At a presentation held last month at the Grace Place Episcopal Church in Printer’s Row, the Coalition to End Money Bond released the most recent results of its community court-watching initiative. Their efforts tracked the implementation of an order, issued by Circuit Court Chief Judge Timothy Evans, that bond court judges set more affordable bonds for legally innocent pretrial detainees in the Cook County criminal justice system. This is the most recent result of the long history of activism for bail reform in Cook County—a history which began in the 1970s, as detailed in a three–part series in the Weekly earlier this year.
Two weekends ago, high school poets from across Chicago took to the stage for the finals of the Louder than a Bomb (LTAB) poetry slam, a competition that seeks to engage the city in the “pedagogy of listening,” as Young Chicago Authors marketing manager José Olivarez says. Olivarez has been involved in LTAB since 2005: while he began as a student participant in the festival, he’s now working to make the slam an annual reality.
The third in a series on pretrial detention
The second in a series on pretrial detention
Do Not Resist?,” For the People Artists Collective’s 2018 exhibition closed last Friday, February 9 after nearly a month of interdisciplinary generative installations and events across the city. From a training in the basics of cop watching to panels about topics including the abolition ofolf the prison industrial complex and reporting on police violence, the programming engaged thousands of Chicagoans in a conversation about the history of police violence in the city and alternatives to policing in Chicago.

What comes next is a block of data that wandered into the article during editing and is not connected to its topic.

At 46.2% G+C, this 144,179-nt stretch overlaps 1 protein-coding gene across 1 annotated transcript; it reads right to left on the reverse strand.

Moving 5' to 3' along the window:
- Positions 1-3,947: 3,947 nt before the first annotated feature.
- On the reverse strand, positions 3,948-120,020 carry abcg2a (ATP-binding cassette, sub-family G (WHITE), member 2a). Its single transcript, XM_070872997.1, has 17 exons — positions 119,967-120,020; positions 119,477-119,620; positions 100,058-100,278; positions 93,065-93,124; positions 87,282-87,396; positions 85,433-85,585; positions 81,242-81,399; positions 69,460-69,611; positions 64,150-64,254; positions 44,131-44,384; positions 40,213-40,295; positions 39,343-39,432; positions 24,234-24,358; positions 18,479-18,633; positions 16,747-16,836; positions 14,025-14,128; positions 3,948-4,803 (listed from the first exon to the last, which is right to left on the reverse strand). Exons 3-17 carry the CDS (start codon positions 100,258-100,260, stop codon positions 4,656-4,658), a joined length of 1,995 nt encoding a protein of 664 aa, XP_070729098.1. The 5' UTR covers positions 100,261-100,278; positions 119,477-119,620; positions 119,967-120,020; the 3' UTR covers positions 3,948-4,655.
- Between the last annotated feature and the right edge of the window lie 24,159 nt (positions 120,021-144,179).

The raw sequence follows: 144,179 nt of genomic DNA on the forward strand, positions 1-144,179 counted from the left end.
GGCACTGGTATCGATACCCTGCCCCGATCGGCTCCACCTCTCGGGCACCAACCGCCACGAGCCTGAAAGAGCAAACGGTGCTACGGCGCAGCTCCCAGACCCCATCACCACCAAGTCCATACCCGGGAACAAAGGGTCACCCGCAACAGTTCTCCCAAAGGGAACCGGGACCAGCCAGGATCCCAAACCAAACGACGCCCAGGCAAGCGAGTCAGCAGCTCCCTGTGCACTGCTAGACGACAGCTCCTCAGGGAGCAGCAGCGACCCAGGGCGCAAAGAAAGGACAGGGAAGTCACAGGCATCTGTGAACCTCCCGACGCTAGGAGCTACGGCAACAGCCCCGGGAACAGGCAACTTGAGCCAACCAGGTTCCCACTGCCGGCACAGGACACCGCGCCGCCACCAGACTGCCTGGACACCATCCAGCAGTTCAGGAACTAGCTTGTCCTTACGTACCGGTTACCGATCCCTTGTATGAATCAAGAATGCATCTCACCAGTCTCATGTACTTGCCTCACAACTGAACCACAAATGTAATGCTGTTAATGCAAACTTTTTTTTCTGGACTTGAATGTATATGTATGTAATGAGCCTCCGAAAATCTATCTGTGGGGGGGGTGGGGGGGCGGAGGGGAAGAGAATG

The first in a series on pretrial detention
As December comes around again, many people put up a Christmas tree, go to White Castle, and watch terrible television. Yet most people have unique traditions that make the holidays special as well. The Weekly caught up with a few South Siders this week to find out what makes the holidays special for them. As told to Bridget Gamble at the Hyde Park Dunkin’ Donuts and Kiran Misra at Kusanya Café in Englewood.
When we fight, we win. So, let’s go and fight!” said Doug Bishop, opening an October meeting of Indivisible South Side at the First Unitarian Church of Chicago. He was followed by a presentation by Southside Together Organizing for Power (STOP) on the Community Benefits Agreement (CBA) for the Obama Presidential Center, reports from Indivisible’s working groups, and pitches by four candidates running for office: Rich Eichols, for U.S. Congress in the 8th district of Michigan; Joshua Grey, for Cook County Commissioner in the 3rd District; Fritz Kaegi, for Cook County Assessor; and Sharon Fairley, for Illinois Attorney General.
The Goldilocks of American Chinatowns, Chicago’s Chinatown is not the biggest in the country, nor is it the smallest. Here, new and old blend together—old village dialects aren’t heard quite as frequently as Cantonese and Mandarin, but survive nonetheless. Historic buildings like the Pui Tak center stand shoulder to shoulder with new restaurants and bustling souvenir stores.